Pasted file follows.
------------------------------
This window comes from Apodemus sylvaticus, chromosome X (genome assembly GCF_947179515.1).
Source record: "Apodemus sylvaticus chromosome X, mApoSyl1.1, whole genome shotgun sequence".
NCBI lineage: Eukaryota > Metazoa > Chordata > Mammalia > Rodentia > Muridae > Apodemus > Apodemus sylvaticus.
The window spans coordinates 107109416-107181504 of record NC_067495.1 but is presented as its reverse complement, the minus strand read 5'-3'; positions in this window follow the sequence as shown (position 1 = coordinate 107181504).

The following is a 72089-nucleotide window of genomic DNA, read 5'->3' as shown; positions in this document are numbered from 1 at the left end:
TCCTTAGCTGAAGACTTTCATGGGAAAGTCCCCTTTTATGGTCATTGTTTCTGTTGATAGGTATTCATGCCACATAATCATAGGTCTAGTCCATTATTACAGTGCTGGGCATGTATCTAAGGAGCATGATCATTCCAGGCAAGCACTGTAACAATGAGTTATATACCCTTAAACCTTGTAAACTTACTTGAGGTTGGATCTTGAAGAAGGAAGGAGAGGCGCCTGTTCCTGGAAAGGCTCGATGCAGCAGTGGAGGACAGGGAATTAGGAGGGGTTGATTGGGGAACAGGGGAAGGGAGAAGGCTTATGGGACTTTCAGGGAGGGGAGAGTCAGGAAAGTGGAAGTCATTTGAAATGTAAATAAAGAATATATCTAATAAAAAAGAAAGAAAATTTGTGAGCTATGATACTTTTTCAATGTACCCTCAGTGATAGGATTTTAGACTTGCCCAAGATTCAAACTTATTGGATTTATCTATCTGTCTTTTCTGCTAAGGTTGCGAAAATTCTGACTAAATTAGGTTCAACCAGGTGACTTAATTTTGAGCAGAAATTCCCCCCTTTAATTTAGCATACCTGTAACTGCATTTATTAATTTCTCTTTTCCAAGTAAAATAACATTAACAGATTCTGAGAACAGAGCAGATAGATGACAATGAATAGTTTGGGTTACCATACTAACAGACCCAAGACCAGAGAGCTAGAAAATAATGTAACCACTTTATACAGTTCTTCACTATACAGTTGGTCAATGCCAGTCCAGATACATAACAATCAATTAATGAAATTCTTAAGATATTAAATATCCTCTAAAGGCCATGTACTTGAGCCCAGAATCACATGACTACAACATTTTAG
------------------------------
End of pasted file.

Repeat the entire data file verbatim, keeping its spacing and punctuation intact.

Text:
This window comes from Apodemus sylvaticus, chromosome X (genome assembly GCF_947179515.1).
Source record: "Apodemus sylvaticus chromosome X, mApoSyl1.1, whole genome shotgun sequence".
NCBI lineage: Eukaryota > Metazoa > Chordata > Mammalia > Rodentia > Muridae > Apodemus > Apodemus sylvaticus.
The window spans coordinates 107109416-107181504 of record NC_067495.1 but is presented as its reverse complement, the minus strand read 5'-3'; positions in this window follow the sequence as shown (position 1 = coordinate 107181504).

The following is a 72089-nucleotide window of genomic DNA, read 5'->3' as shown; positions in this document are numbered from 1 at the left end:
TCCTTAGCTGAAGACTTTCATGGGAAAGTCCCCTTTTATGGTCATTGTTTCTGTTGATAGGTATTCATGCCACATAATCATAGGTCTAGTCCATTATTACAGTGCTGGGCATGTATCTAAGGAGCATGATCATTCCAGGCAAGCACTGTAACAATGAGTTATATACCCTTAAACCTTGTAAACTTACTTGAGGTTGGATCTTGAAGAAGGAAGGAGAGGCGCCTGTTCCTGGAAAGGCTCGATGCAGCAGTGGAGGACAGGGAATTAGGAGGGGTTGATTGGGGAACAGGGGAAGGGAGAAGGCTTATGGGACTTTCAGGGAGGGGAGAGTCAGGAAAGTGGAAGTCATTTGAAATGTAAATAAAGAATATATCTAATAAAAAAGAAAGAAAATTTGTGAGCTATGATACTTTTTCAATGTACCCTCAGTGATAGGATTTTAGACTTGCCCAAGATTCAAACTTATTGGATTTATCTATCTGTCTTTTCTGCTAAGGTTGCGAAAATTCTGACTAAATTAGGTTCAACCAGGTGACTTAATTTTGAGCAGAAATTCCCCCCTTTAATTTAGCATACCTGTAACTGCATTTATTAATTTCTCTTTTCCAAGTAAAATAACATTAACAGATTCTGAGAACAGAGCAGATAGATGACAATGAATAGTTTGGGTTACCATACTAACAGACCCAAGACCAGAGAGCTAGAAAATAATGTAACCACTTTATACAGTTCTTCACTATACAGTTGGTCAATGCCAGTCCAGATACATAACAATCAATTAATGAAATTCTTAAGATATTAAATATCCTCTAAAGGCCATGTACTTGAGCCCAGAATCACATGACTACAACATTTTAG